Sovaldi Alone Could Raise Medicare Costs 8% - Higher Than Any Increase Since 2008, Senate Finance Committee Says | Pharmaguy's Insights Into Drug Industry News |

Add a new set of pricing foes for Gilead Sciences ($GILD). A U.S. Senate committee has joined the forces arrayed against the company's breakthrough hepatitis C drug Sovaldi and its $84,000 price tag.

But this time, Gilead's adversaries are using different ammo. Rather than focusing on the sheer expense of treating millions of Americans with the pricey drug, the senators are digging into the acquisition that brought Sovaldi (sofosbuvir) to Gilead. And they're questioning treatment protocols quickly revised to include Sovaldi, approved by the FDA late last year.

As The Wall Street Journal reports, the Senate Finance Committee dispatched a letter to CEO John Martin on Friday, taking issue with Sovaldi's $1,000-per-pill price. Like other critics of the expensive drug, Sen. Charles Grassley, long a thorn in pharma's side, and panel chairman Sen. Ron Wyden demanded justification for its steep price. Treating only one-tenth of Medicare's hep C patients would add $2 billion to its immediate drug spending, the senators noted in their letter.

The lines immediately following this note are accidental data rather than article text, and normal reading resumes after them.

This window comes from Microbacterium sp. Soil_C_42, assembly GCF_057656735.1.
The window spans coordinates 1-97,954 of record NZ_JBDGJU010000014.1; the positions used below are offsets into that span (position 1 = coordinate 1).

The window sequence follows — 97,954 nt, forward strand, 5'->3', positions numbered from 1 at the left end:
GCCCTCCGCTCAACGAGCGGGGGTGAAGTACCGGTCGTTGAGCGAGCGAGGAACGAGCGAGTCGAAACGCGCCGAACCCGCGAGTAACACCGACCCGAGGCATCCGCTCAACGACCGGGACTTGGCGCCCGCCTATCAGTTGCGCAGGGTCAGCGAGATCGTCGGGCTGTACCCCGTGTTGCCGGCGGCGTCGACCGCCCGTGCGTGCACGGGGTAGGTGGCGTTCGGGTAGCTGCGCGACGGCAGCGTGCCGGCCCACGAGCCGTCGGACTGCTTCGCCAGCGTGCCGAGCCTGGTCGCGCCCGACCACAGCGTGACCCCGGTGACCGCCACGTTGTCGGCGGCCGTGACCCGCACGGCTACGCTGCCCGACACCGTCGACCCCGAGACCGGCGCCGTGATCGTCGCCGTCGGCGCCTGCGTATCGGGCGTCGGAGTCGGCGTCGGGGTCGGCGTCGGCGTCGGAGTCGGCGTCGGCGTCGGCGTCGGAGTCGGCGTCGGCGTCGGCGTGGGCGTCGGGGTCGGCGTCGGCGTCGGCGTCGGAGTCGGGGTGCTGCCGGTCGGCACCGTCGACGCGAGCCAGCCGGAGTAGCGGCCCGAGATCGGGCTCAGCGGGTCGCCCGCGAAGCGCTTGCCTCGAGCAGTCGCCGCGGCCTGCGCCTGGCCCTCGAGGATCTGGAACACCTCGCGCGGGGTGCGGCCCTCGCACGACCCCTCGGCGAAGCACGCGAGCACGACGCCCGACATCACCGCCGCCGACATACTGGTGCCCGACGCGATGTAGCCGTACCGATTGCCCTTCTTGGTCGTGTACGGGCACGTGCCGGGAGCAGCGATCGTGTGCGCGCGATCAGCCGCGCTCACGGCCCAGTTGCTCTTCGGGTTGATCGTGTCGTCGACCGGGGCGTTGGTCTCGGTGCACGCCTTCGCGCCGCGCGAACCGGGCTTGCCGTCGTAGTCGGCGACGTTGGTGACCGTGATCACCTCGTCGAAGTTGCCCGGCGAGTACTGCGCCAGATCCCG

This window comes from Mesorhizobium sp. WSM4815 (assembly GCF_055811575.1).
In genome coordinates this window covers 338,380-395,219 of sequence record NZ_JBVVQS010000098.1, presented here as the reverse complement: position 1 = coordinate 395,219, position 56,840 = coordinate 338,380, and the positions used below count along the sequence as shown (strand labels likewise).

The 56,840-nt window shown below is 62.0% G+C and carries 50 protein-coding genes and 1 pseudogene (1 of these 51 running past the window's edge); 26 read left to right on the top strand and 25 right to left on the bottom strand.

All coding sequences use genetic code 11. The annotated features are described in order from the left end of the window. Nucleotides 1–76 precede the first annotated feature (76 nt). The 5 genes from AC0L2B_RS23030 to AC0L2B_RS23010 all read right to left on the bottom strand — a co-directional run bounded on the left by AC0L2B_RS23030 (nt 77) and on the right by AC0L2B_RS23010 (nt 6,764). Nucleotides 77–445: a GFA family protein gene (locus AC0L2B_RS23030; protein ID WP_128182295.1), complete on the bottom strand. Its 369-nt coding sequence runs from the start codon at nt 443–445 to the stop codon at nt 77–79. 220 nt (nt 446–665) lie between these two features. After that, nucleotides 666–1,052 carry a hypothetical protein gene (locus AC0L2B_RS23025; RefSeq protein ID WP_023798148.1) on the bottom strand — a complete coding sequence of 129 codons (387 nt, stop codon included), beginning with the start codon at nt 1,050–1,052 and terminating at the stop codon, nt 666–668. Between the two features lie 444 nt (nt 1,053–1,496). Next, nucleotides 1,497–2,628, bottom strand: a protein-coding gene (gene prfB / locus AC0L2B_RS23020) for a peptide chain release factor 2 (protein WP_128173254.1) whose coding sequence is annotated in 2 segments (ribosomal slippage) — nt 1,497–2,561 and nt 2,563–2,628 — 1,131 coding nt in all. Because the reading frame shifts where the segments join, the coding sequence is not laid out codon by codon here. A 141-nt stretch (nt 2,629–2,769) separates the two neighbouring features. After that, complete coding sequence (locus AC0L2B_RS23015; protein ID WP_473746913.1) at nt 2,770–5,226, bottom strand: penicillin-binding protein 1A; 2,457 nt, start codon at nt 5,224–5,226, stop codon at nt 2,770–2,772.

But the committee also asked for documents related to Gilead's $11 billion buyout of Pharmasset, Sovaldi's original developer. The smaller company had forecast a $36,000 price per treatment course, less than half of Gilead's current price. The senators asked to see Gilead's communications with its investment bankers, Barclays and Bank of America Merrill Lynch, about their valuation of Pharmasset during merger talks and the related pricing assumptions for Sovaldi. They also want to know how much Pharmasset spent on R&D while developing the treatment.